Then, on the other hand, the need is certainly not less among those issues of life which come out of the heart. If in the recesses of your own inward experience, the unity of the Spirit is so liable to suffer damage, that there must be constant endeavour to keep it, it cannot well be less so when it comes in contact with the outer world. So to keep the unity of the Spirit, as to cherish always a vivid sense of your being one with the Son in his enjoyment of the Father's love, and one with all that are his in the enjoyment of it - amid all jars and disagreements - ah ! there must be careful, diligent endeavour. It will not keep itself. It is not according to nature; if it were, it might spontaneously keep itself. It is against nature. Count it not strange therefore if the keeping of it cost you effort.

(II.) In the second place, for your encouragement, there is a bond provided for keeping this unity; it is the bond of peace. The endeavour, strenuous and sustained as it must be, is not to be the endeavour of violence or excitement. It is no desperate groping and struggling in the dark that is required. The unity of the Spirit is to be sedulously kept. But the keeping of it is to be quiet, calm, peaceful. The bond, the girdle, which is to be the means of keeping it, is peace. What peace? "The peace of God, which passeth understanding, keeping your hearts and minds through Jesus Christ;" "peace in believing;" the peace, his own peace, •which Jesus bequeathes and gives; - "Peace I leave with you, my peace I give unto you: not as the world giveth, give I unto you. Let not your heart be troubled, neither let it be afraid."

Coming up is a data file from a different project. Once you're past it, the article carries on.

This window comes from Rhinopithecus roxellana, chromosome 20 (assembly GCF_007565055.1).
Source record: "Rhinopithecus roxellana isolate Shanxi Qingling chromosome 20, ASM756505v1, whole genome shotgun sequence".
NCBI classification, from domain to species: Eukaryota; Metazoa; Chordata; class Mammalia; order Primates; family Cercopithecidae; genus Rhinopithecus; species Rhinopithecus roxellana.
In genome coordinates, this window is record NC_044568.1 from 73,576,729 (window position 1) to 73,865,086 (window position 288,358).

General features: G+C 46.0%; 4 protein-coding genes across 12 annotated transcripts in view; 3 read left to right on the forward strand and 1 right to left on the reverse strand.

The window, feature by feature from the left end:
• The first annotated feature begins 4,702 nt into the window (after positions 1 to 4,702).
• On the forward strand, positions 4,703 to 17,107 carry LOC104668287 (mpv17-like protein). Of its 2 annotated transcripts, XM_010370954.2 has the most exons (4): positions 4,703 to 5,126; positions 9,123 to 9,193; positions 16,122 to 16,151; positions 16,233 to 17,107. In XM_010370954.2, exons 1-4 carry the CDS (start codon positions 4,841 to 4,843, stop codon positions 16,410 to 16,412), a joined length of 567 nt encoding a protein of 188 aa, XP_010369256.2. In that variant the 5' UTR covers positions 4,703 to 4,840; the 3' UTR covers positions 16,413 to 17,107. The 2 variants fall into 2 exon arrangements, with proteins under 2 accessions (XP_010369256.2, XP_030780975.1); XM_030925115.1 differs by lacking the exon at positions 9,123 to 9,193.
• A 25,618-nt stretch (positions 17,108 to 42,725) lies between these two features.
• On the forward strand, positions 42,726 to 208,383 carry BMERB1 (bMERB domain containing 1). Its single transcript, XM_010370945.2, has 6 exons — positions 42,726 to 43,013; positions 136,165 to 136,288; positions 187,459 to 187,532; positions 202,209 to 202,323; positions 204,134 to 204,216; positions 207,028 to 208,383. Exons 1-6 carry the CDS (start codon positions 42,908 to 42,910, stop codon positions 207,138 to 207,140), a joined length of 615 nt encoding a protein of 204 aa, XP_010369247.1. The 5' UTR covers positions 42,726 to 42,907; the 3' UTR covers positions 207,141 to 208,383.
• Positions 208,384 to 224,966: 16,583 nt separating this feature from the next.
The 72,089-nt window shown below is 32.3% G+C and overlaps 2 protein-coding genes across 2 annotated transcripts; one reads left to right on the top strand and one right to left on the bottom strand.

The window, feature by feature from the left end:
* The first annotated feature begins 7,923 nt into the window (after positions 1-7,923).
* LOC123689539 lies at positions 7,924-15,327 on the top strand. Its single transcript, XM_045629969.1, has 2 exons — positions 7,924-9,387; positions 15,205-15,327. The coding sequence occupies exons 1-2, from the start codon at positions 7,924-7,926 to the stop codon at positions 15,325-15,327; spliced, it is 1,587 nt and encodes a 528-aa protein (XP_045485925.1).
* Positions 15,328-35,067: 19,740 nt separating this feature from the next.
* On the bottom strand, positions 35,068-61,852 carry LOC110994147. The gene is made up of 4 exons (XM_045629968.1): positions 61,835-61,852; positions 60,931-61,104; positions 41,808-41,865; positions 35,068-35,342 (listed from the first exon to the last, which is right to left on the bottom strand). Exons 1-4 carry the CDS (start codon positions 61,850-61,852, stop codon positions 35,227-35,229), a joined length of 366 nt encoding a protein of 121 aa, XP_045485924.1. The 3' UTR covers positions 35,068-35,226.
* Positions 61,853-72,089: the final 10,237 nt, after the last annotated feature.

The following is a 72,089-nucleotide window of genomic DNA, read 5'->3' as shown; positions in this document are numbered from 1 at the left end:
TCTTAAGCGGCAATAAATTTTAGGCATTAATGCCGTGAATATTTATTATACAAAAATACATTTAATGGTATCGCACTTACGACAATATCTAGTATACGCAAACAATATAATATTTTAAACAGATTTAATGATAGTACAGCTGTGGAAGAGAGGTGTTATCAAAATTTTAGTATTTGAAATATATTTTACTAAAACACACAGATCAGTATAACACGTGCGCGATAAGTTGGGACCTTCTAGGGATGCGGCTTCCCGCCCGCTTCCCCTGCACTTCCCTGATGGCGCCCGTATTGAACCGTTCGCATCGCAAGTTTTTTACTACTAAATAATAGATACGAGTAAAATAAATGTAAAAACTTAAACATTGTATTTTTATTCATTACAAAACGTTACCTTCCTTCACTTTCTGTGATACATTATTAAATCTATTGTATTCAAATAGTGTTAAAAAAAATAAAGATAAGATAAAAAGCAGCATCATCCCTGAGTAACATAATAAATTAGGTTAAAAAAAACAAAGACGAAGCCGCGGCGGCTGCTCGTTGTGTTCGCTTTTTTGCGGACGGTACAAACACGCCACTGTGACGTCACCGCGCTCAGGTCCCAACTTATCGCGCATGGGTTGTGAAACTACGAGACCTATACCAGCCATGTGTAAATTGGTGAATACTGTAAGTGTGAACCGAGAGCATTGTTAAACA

It is not a peace which you have naturally, or can acquire by any exertion, or through any righteousness, of your own. It is of grace. Naturally you know not what it is. You are at enmity with God, your fellows, and yourselves; distracted in your own minds; uneasy in all your relations. In such a state there is no unity of any sort to be kept, unless it be the unity of a precarious truce, or a hollow compromise, or mere conventional courtesy and compliment, which is no real unity at all, and which any kind of peace may decently enough keep. The Spirit makes real unity by making real peace. And therefore it is in the bond of real divine peace that "the unity of the Spirit" is to be kept.